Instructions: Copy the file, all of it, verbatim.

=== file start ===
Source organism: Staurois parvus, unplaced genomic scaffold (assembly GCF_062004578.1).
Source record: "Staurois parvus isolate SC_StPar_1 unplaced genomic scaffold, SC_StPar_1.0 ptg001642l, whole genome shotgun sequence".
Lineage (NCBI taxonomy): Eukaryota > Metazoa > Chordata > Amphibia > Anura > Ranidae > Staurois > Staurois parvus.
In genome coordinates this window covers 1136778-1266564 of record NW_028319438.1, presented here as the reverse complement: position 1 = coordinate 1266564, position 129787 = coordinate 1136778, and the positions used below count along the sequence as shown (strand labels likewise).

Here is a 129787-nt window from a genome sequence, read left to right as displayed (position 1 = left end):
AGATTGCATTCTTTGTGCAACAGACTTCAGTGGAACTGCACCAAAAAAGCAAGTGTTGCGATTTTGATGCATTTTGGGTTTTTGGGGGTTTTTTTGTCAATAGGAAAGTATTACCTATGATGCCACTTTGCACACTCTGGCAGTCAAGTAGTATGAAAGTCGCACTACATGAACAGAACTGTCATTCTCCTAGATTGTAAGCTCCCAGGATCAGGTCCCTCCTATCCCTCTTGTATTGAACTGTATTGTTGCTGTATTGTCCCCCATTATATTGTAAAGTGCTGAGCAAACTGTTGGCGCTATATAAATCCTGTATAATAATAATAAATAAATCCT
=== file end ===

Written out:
Source organism: Staurois parvus, unplaced genomic scaffold (assembly GCF_062004578.1).
Source record: "Staurois parvus isolate SC_StPar_1 unplaced genomic scaffold, SC_StPar_1.0 ptg001642l, whole genome shotgun sequence".
Lineage (NCBI taxonomy): Eukaryota > Metazoa > Chordata > Amphibia > Anura > Ranidae > Staurois > Staurois parvus.
In genome coordinates this window covers 1136778-1266564 of record NW_028319438.1, presented here as the reverse complement: position 1 = coordinate 1266564, position 129787 = coordinate 1136778, and the positions used below count along the sequence as shown (strand labels likewise).

Here is a 129787-nt window from a genome sequence, read left to right as displayed (position 1 = left end):
AGATTGCATTCTTTGTGCAACAGACTTCAGTGGAACTGCACCAAAAAAGCAAGTGTTGCGATTTTGATGCATTTTGGGTTTTTGGGGGTTTTTTTGTCAATAGGAAAGTATTACCTATGATGCCACTTTGCACACTCTGGCAGTCAAGTAGTATGAAAGTCGCACTACATGAACAGAACTGTCATTCTCCTAGATTGTAAGCTCCCAGGATCAGGTCCCTCCTATCCCTCTTGTATTGAACTGTATTGTTGCTGTATTGTCCCCCATTATATTGTAAAGTGCTGAGCAAACTGTTGGCGCTATATAAATCCTGTATAATAATAATAAATAAATCCT